Wedding Reply Cards: A Weakness Exposed

When God joins a man and a woman together, he usually ensures that at least one of them goes postal. Wait–that didn’t come out right.

Let me start over.

When God joins a man and woman together, he usually ensures that at least one of them is proficient in all things related to the mail: notes, thank you notes, and returning invitations on time. There has never been a couple more bankrupt in this department than Julie and myself.

Wedding thank you notes were a six month trial, and I wonder if a few distant relatives on my list probably hate me because didn’t have the resolve to deliver just thanks. The mother of one friend called before the wedding, “Are you guys coming, we didn’t receive your reply card?”

My response: “Of course we’re coming, we sent the reply card months ago!” After the wedding we found it in our junk drawer of all places.

Today I vacuumed Julie’s car. With the understanding that her car only serves the purpose of transporting her to work–and it’s not a bad car, we just like our Subaru better–we have neglected interior maintenance.

I wanted to surprise her, so I cleared out trash and sucked up the gravel, dust, crumbs, and whatever else. On the floor of the back seat sat the reply card for her best friend’s wedding.

This card was going to change everything for us. I filled it out the day it arrived and proudly took it into the car so I could hand-deliver it to the post office.

I’m not sure what happened, but somehow the card ended up on the floor of the car. It was due on May 1st. The curse continues.

Julie is the maid of honor in this wedding, so I don’t think the mother of the bride or the bride worried all that much about the card. In my eyes it was the thought, the ceremony, the gesture. And I blew it. I blew it big time.

The card has been sent safely on its way for now. There’s another wedding coming up in August, and I’m training myself now to increase my mail box accuracy for the big event.

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8 thoughts on “Wedding Reply Cards: A Weakness Exposed

  1. Makeesha

    oh I can so very much relate to this infliction. We have it as well. It’s horrible. We’re bad with appointments *making and sometimes keeping* and we’re worse at RSVP’s, thank you’s and other cards. it really is awful.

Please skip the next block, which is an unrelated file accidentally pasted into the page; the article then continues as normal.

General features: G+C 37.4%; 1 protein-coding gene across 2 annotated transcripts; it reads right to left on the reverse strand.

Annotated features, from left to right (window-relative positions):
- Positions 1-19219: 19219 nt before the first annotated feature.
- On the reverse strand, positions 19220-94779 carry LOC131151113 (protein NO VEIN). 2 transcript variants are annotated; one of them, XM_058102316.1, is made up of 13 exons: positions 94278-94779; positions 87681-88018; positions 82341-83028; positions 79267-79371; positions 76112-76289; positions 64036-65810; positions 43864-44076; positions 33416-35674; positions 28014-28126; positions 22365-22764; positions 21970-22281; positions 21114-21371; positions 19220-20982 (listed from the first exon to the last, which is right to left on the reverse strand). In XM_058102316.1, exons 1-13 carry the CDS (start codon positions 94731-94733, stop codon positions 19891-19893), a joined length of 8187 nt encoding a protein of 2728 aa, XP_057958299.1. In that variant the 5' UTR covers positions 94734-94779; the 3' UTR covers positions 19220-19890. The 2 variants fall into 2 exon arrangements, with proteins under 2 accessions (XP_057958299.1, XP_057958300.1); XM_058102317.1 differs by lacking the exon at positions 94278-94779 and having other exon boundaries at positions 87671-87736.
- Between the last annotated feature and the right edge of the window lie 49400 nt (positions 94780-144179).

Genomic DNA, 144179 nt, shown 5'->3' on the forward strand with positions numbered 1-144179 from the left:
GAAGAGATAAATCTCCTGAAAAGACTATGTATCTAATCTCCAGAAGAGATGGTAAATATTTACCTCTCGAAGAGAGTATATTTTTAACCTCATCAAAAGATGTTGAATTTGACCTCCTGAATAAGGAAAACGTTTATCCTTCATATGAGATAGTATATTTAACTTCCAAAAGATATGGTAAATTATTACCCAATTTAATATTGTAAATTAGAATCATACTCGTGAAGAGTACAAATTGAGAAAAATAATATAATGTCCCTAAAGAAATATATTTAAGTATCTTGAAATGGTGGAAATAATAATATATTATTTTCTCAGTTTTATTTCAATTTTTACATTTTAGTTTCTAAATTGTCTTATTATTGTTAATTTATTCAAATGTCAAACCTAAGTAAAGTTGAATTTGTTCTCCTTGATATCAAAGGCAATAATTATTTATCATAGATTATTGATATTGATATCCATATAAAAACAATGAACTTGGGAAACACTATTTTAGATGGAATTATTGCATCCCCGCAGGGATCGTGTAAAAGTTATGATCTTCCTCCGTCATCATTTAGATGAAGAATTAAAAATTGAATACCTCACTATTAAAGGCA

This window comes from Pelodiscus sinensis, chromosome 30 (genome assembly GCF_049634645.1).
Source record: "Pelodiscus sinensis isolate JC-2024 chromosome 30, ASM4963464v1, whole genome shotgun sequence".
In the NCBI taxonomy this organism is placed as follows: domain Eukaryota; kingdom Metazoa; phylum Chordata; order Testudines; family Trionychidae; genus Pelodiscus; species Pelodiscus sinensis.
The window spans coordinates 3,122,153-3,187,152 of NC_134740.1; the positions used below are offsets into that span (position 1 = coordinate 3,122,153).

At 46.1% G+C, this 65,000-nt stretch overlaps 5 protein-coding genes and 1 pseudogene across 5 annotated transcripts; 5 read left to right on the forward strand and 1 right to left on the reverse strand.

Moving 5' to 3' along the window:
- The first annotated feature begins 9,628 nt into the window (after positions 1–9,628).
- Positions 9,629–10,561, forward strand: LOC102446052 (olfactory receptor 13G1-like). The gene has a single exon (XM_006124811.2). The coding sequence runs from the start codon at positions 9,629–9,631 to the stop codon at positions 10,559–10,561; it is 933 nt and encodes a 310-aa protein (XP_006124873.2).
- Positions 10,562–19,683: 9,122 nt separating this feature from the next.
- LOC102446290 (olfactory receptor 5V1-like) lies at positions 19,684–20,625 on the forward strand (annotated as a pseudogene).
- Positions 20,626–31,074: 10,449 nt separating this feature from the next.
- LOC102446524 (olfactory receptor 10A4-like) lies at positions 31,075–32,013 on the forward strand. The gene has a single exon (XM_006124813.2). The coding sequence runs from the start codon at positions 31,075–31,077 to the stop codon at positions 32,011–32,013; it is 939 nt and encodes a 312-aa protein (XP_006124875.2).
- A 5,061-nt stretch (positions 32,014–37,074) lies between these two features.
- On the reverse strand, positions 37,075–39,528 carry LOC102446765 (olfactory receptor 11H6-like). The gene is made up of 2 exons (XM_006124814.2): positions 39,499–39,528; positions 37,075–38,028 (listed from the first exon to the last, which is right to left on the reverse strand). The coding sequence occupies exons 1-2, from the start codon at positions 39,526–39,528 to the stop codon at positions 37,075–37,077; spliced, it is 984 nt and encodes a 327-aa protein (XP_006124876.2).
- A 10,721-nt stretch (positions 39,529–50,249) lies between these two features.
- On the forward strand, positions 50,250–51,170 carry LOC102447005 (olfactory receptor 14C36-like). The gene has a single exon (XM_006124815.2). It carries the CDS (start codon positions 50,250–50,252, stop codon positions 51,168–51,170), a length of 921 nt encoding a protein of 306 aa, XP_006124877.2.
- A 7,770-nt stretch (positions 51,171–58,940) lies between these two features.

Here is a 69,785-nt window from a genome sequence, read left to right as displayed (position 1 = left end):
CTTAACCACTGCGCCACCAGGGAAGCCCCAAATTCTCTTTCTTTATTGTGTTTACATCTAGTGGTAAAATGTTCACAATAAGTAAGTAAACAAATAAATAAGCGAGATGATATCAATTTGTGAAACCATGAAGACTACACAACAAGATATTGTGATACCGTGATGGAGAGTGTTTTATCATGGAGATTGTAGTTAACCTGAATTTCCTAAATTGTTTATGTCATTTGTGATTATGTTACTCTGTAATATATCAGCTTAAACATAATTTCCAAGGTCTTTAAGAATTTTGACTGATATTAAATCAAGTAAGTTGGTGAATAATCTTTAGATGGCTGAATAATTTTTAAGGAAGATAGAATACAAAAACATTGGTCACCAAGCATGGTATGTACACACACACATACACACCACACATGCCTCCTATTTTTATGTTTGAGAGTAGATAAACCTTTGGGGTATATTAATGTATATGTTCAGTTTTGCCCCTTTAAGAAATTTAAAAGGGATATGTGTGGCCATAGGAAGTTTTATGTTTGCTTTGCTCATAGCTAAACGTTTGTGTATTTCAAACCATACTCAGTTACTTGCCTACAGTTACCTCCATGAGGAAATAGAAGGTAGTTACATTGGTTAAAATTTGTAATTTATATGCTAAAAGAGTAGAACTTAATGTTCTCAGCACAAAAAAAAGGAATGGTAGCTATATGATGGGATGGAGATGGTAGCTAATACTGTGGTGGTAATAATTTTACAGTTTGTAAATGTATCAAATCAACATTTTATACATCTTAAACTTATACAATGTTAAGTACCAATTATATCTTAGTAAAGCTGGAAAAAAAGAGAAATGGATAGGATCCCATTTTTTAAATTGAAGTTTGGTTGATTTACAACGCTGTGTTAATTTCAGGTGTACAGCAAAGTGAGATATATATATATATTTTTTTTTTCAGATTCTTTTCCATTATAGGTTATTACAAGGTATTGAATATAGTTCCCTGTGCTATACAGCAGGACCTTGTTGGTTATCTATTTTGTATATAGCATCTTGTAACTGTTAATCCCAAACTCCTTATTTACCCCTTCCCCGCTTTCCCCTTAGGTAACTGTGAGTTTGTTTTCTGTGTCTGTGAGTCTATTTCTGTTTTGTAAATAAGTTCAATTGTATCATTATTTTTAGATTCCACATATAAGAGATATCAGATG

2. nate (aka roger)

    When it comes to sending thank you notes, I always figure…why bother?

    You gave me a gift – of course I’m thankful (I’m not that much of an ass). Even when the wedding card with money in it from my new wife’s great-aunt was addressed to “Jen and Roger” (who the hell is Roger?), I was still thankful – and I imagine Roger was too.

    If the gift giver’s gift giving prerequisite is a thank you note (as evidenced by the people who subtly and not so subtly say, “Did you get my gift? I never got a thank you note?”), it’s not truly a gift…it costs me the price of the thank you card and 39 cents in postage. “Thanks for making me spend money to send you a card to say something you should have already known, just so you can toss it in the trash.” Wasting money, wasting time, killing trees, filling landfills…I’m not in favor of any of these things.

    When we give gifts for weddings, showers, birthdays, and the like – we make sure to tell the recipient that their verbal thanks was enough. We don’t need to be validated by a cute piece of cardboard with a signature on it (even if that’s what your mom taught you was appropriate). We were giving the gift because we wanted to, not because we were looking for something in return. If you feel the need, call me on my cell phone, send me an e-mail, tell me in person – that’s thanks enough and it’s free. Or, don’t say thanks at all – if I gave you a gift, I know you’re thankful because chances are I don’t think you’re that much of an ass, either.

  3. jamie

    And some people like giving notes of thanks. If money isn’t an issue, what’s a 41 cent stamp and a little jot to let someone know you were touched?

  4. lauren

    on the one hand, i totally get nate’s sentiment. totally. and yet, likw jamie mentions, i am someone who really enjoys saying thank you. shrug. and who enjoys sending notes in general- not just to thank people for “gifts” but for their friendship, a kind word, a thoughtful gesture….i don’t think there’s a one-size-fits-all answer here…

  5. Sally Parrott Ashbrook

    Re thank you notes: If you don’t mail a thanks, I think you should at least email or call a thanks. That doesn’t cost anything (environmentally or financially) except a moment of your time. If someone takes the time, effort, and money to send a gift, you should reply to thank them! And I have had occasions where I really did wonder whether someone received a gift–it’s not always someone being bitchy.

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